Comprehensive Cancer Center: Clinical Trials and Research
Stereotactic Body Radiation Therapy (SBRT) in Metastatic Non-small Cell Lung Cancer
Search clinical trials at Wake Forest School of Medicine.
Edward A. Levine, MD, Professor of Surgery, Chief of Surgical Oncology Service, published the first report on genomic analysis of the appendix: Levine EA, Blazer DG, Kim MK, Shen P,Stewart JH, Guy C, Hsu DS. Gene Expression Profiling of Peritoneal Metastases from Appendiceal and Colon Cancer Demonstrates Unique Biologic Signatures and Predicts Patient Outcomes. Journal of the American College of Surgeons 2012; 214:599-607.
Timothy S. Pardee, MD, PhD, Assistant Professor of Hematology and Oncology, has identified a novel chemotherapeutic agent, fluoropyrimidine, FdUMP , that shows efficacy in Acute Myeloid Leukemia cell lines from humans, when tested in the laboratory.
James J. Urbanic, MD, Assistant Professor of Radiation Oncology, is studying the use of hypofractionated radiation therapy to treat early-stage lung cancer patients who are ineligible for stereotactic body radiation therapy.
Researcher Michael T. Munley, PhD, looks at correlation between CT scans and cancer risk. Read: Wake Forest Baptist Study Looks at CT Scans, Cancer Risk.
Gary G. Schwartz, PhD, Associate Professor of Cancer Biology, Urology, and Public Health Sciences is co-investigator of a study that suggests that a high intake of calcium causes prostate cancer among African-American men who are genetically good absorbers of the mineral. Read: Genetics May Explain Why Calcium Increases Risk for Prostate Cancer.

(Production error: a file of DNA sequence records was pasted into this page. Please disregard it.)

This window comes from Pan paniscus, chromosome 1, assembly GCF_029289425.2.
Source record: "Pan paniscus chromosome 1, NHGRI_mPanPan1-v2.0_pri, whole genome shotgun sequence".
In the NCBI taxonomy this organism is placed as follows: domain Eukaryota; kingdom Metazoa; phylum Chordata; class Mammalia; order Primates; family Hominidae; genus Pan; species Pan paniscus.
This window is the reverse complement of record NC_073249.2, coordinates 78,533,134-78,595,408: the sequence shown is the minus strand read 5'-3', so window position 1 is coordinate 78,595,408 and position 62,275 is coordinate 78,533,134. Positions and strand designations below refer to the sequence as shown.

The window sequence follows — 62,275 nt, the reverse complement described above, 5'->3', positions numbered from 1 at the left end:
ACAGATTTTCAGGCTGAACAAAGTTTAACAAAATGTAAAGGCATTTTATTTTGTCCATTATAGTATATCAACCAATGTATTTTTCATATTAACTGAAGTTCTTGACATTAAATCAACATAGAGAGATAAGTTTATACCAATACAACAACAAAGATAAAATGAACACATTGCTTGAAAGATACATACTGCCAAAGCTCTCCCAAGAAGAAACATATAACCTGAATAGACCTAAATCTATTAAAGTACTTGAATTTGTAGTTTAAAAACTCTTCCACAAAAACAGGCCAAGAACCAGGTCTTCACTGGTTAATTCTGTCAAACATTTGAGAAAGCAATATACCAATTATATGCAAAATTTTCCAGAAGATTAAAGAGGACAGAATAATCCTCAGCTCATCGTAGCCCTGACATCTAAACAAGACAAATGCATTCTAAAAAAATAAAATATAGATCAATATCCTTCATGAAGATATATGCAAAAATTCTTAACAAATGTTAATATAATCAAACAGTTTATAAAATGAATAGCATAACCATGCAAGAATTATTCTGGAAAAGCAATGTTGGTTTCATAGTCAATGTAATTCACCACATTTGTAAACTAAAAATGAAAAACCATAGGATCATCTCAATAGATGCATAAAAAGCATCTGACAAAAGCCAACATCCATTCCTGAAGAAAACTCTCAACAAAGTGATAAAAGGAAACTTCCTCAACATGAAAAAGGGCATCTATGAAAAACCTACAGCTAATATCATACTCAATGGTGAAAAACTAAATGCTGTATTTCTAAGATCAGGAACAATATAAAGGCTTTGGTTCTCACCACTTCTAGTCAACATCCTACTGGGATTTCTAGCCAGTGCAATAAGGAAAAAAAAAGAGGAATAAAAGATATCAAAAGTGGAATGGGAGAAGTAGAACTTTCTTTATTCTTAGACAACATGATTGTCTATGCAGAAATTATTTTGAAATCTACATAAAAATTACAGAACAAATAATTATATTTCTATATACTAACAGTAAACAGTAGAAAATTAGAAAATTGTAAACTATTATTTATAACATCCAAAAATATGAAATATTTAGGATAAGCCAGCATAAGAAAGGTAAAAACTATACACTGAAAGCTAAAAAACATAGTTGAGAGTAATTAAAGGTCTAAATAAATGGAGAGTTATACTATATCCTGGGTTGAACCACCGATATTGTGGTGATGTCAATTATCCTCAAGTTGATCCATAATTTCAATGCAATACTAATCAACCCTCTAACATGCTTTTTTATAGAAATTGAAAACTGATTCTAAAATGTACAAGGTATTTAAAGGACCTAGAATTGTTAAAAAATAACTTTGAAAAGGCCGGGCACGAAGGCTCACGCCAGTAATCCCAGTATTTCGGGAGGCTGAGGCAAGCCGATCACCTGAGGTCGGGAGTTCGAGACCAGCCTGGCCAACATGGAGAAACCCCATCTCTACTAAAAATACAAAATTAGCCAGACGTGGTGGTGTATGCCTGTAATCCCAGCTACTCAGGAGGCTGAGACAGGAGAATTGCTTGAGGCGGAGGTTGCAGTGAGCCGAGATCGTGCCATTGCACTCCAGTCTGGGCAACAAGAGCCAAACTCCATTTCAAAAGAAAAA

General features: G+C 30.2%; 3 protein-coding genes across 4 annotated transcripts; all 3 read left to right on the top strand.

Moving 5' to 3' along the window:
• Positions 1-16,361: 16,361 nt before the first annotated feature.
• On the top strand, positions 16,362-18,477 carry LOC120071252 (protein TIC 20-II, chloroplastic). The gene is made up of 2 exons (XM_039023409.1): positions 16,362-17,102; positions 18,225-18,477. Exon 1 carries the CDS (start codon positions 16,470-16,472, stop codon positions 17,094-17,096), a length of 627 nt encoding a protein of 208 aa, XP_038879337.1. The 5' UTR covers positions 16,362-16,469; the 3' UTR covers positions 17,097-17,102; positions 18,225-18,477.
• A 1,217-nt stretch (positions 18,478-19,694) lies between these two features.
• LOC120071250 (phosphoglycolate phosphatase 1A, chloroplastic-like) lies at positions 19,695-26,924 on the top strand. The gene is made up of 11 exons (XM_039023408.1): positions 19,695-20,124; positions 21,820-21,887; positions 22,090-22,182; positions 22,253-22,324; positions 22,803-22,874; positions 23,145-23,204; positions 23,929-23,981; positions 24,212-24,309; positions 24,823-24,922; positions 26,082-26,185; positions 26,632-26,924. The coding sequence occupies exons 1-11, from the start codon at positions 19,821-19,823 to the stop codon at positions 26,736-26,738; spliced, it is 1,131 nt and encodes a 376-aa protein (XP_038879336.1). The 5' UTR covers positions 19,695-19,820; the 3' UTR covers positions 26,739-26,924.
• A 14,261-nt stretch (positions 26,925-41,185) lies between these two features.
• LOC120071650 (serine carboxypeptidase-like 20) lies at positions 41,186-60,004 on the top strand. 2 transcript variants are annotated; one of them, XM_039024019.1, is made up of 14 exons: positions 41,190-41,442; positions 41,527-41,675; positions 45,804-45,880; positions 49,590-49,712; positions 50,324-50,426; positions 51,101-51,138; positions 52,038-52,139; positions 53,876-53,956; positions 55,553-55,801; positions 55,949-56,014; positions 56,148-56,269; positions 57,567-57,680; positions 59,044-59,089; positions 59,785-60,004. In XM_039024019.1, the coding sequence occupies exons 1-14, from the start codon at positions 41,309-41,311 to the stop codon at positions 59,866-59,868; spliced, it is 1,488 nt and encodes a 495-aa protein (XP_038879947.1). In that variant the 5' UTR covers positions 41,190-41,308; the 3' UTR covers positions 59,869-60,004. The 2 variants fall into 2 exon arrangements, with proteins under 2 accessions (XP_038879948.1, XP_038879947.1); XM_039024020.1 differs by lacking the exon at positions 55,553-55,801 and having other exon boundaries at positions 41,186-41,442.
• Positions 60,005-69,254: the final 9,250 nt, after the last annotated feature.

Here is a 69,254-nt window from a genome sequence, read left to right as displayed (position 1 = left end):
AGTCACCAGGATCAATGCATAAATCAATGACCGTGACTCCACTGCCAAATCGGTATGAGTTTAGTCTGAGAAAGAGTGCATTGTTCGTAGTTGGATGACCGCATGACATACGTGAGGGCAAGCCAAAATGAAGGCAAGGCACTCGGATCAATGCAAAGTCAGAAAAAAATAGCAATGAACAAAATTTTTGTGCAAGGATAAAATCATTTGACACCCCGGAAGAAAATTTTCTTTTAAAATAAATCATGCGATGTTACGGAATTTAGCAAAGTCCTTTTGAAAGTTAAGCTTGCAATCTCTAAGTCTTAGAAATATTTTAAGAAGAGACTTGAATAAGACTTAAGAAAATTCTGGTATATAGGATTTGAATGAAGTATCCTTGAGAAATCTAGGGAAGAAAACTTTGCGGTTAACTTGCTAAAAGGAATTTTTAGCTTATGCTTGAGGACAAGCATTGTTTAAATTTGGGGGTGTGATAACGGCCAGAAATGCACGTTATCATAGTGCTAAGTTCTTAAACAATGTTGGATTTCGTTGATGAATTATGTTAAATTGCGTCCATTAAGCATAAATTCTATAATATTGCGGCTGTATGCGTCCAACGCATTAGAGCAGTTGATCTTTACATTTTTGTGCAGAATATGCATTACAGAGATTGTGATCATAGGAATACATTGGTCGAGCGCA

Lead author and researcher Marissa Howard-McNatt, MD, Assistant Professor of Surgery, evaluates why there has been a national trend of women with breast cancer choosing to have both breasts removed even though they only have cancer in one breast. Read: Mastectomy Mystery: Why It's a Choice When Cancer Isn't Evident
Kathryn E. Weaver, PhD, MPH, an Assistant Professor in the Department of Social Sciences and Health Policy, is lead author of a study that found a substantial number of cancer patients continue to smoke after their cancer diagnosis. Read: A Cancer Diagnosis Doesn't Always Mean Patients Quit Smoking.
Read more about Comprehensive Cancer Center Research.